Editor’s Note: This article first appeared in WaterShapes’ December 16, 2020 edition.
Over the past 15 years, Jason deCaires Taylor has created several underwater “museums” or “sculpture parks” located around the world, placed mostly underwater in popular dive locations. His haunting displays include nearly a thousand full-scale sculptural and environmental works of art covering mostly human subjects depicted across a spectrum of commonplace settings and activities.
In a very real way, he has made the bottom of the ocean his canvas.
Taylor installs his life-size sculptural works in areas frequented by snorkelers and SCUBA divers in some of the world’s most beautiful and often ecologically endangered waters. He first gained worldwide notoriety in 2006 with the first, and still most famous, of these installations in the water’s off the island of Grenada in the West Indies.
The 2006 exhibit has since been listed as one of the 25 Wonders of the World by National Geographic and its location ha been permanently established as a protected marine reserve. Taylor followed that achievement in 2009 when he co-founded Museo Subacuatico de Arte (MUSA), a massive collection that includes more than 500 of his pieces. They are located in various exhibits off the coast of Mexico between Cancun and Isla Mujeres.
He has since installed numerous other works in the Caribbean, Mediterranean, the River Thames and other locations.
For those who might understandably wonder what’s the point of installing art in settings where only a relatively few people will see them, Taylor’s work has a surprisingly utilitarian purpose. The works are made with pH-neutral materials, mostly cementitious, and are located in areas that have experienced reef decline.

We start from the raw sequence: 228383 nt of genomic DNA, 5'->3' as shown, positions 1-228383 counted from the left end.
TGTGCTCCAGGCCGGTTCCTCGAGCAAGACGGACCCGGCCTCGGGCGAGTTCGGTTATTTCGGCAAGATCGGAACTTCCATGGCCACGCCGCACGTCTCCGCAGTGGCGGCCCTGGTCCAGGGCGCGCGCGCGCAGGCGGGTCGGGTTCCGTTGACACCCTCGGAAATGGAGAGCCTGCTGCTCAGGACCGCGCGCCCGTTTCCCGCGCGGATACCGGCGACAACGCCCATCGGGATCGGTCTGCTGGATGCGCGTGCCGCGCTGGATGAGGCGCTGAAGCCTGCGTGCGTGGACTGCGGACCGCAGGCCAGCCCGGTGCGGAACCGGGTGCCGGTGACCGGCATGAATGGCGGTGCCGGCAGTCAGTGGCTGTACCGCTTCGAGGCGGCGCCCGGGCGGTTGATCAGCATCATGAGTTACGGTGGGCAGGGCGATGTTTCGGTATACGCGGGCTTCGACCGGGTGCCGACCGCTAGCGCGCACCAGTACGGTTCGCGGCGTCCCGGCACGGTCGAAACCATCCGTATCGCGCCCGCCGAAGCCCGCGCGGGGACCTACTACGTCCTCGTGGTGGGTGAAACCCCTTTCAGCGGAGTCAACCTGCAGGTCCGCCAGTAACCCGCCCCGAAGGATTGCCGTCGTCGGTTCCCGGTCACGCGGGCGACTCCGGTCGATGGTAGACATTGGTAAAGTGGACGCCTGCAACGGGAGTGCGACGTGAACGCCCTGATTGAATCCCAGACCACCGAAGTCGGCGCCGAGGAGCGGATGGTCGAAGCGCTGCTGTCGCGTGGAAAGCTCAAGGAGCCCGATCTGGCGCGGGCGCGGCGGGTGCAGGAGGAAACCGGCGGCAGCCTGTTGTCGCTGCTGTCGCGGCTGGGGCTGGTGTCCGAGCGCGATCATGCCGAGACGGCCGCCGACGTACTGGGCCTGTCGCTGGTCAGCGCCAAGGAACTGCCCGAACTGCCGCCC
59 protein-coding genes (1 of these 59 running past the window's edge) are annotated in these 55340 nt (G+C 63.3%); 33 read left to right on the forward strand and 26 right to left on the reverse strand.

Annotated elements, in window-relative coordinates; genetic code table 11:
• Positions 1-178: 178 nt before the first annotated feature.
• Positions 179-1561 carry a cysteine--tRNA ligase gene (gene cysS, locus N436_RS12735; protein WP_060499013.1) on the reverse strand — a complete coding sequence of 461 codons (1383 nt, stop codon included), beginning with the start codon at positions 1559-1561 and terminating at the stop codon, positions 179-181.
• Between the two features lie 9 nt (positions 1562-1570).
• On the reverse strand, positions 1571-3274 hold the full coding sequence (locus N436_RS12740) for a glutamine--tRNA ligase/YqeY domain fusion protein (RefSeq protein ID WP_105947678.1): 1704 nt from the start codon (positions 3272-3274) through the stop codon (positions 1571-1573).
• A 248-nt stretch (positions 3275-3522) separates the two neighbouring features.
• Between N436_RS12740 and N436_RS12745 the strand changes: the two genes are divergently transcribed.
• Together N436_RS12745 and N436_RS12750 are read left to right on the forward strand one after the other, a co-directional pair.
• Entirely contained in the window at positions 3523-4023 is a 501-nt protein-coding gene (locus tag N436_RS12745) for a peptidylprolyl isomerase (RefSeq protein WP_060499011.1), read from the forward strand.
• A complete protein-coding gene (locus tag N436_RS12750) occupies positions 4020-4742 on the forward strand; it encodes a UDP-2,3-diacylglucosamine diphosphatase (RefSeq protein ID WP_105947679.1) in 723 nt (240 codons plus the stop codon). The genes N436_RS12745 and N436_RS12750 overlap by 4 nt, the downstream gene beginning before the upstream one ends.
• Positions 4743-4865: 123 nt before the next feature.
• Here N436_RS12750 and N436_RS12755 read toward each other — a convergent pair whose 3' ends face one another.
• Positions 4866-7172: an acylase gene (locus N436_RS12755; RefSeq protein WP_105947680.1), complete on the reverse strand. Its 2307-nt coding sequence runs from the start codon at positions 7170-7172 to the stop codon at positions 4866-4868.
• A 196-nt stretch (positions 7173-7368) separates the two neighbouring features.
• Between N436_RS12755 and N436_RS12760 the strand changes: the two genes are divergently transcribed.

Part of the art, he says, is the way it serves as reefs that promote the development of numerous marine species. In that way, his works explore the aesthetics of what he describes as “decay, rebirth and metamorphosis.
The greater purpose is to not only marine conservation, but to raise public awareness of the many factors impacting ocean ecosystems throughout the world, as well as the remarkable beauty of marine environments. Ironically, most of Taylor’s figures represent human experience above the waves.
“We can see ourselves in the everyday faces of these sculptural peoples that are entombed beneath the waves,” he explains on his website “The underwater context allows an otherworldly reflection. These works truly allow you to step out of your daily life and entre an entirely different reality, charged with the notion that it is a reality under threat.”
Taylor’s work has challenged the art world to embrace a new paradigm for not only the presentation of art, but also a new meaning — one that is defined by entropy and impermanence.
“Taylor is engaging in producing what Goethe referred to as morphology, or the science of formation and transformation of organisms,” writes essayist, John K. Grande. “As sculptures they migrate to the underwater, a place we consider out of bounds, far from the human sphere, and yet they address through their manufacture, their selection as subjects and eventual entropic change, a new definition for sculpture as a way of facilitating and underwriting inevitability of change.”